In fact, nothing in the story of Sodom even hints that Lot did anything wrong; reading it with a completely open mind, I would come to the conclusion that when someone tries to rape your house guests, one reasonable response is to offer the rapists your family members instead.  If the Bible brings up such a big moral issue in the context of a moral lesson, it needs to address said issue.  It doesn't, and by making it do so I would improve it.

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Once again, you are superimposing your “opinion” upon the narrative, not stating facts; which is easy to do from the sidelines. This seems more like a closed mind than an open mind.



Care as well needs to be taken with using popular standards of the present as absolutely ethical. They just may not be that flawless as we (presently) think.

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This is a reasonable response to the slavery issue, and we could probably have an interesting debate over whether slavery is "absolutely" or "relatively" immoral. AFJ sidestepped that debate with some history, though, so slavery is no longer an issue here. Lot's actions are still an issue, though, and I hope you can see that his actions (perhaps unlike slavery) are jaw-droppingly, gut-wrenchingly immoral under any ethical framework. Like I said earlier, regardless of the circumstances, handing your daughters over to rapists is never ok.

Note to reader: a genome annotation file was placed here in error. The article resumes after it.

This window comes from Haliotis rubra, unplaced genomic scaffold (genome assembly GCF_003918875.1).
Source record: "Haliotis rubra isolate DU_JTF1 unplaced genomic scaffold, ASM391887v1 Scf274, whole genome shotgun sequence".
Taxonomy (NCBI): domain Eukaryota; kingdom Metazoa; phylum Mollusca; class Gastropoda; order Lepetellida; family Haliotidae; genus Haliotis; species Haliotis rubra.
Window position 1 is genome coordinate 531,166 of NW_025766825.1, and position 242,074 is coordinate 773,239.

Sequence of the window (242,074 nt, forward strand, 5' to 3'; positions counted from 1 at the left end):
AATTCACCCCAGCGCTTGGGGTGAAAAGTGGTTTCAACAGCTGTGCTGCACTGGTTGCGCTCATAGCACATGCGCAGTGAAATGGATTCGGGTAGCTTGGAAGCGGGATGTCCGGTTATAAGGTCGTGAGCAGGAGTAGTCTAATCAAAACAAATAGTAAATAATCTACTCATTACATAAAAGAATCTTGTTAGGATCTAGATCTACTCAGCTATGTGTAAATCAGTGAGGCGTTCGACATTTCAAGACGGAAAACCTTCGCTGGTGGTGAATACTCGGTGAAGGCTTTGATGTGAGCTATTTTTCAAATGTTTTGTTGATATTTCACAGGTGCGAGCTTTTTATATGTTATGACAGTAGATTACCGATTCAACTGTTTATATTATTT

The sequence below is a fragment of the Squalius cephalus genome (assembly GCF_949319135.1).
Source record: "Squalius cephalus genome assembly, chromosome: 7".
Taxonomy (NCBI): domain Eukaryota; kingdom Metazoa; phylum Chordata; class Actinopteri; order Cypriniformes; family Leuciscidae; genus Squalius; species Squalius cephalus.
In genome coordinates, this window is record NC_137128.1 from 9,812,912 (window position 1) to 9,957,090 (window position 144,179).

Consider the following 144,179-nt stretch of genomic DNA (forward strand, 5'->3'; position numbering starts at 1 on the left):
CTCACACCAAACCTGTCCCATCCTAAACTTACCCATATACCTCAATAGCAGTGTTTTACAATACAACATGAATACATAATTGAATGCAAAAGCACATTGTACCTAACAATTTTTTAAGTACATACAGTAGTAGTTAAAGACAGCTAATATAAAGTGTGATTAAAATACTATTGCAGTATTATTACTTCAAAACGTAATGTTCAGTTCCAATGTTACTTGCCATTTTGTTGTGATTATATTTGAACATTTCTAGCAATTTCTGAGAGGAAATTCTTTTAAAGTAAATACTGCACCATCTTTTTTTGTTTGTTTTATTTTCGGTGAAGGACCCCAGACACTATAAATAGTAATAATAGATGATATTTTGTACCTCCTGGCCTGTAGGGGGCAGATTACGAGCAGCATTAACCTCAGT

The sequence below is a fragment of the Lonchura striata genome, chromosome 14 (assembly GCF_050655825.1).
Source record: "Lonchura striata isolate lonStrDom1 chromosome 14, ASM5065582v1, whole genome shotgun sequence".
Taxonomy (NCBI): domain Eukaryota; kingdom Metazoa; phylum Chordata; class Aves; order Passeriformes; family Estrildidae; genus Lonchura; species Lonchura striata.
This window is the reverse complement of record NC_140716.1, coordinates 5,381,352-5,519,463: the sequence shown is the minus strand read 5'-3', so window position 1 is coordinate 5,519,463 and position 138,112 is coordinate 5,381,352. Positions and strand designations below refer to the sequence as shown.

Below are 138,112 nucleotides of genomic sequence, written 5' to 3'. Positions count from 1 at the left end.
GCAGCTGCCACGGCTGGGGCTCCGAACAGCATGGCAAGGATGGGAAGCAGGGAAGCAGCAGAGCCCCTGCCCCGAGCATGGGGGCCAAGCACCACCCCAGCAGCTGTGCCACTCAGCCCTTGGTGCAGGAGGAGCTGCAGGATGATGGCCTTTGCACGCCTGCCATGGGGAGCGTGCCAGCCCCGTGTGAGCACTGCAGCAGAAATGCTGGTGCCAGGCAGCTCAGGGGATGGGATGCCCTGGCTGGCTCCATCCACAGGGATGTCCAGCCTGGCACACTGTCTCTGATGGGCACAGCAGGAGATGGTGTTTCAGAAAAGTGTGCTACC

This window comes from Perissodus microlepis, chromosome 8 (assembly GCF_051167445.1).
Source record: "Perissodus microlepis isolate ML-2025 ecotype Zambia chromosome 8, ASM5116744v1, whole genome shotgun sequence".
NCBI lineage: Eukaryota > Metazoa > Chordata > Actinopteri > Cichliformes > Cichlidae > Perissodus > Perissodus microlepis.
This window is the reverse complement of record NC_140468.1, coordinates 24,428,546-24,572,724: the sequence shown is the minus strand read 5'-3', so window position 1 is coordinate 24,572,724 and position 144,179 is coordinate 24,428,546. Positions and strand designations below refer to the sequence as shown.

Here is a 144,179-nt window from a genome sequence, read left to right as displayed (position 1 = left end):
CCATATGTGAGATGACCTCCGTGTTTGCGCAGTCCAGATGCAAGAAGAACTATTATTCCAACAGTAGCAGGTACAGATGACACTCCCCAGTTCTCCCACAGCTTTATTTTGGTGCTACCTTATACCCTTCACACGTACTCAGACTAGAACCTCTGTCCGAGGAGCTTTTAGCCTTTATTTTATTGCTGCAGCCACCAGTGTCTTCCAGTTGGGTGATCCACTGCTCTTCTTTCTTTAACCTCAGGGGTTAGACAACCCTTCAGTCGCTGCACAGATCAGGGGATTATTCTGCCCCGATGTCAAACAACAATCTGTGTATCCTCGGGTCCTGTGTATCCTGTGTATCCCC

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Once again, you are assuming you have the moral high ground, and assuming that you can do a better job than God without providing any semblance of actual evidence, facts or proof of your prowess to do such. Words are not actions, and saying so doesn’t make it so. Which brings to mind the whole world-view issue; but we’ll get to that later….

#29 MarkForbes

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Posted 11 May 2011 - 03:15 PM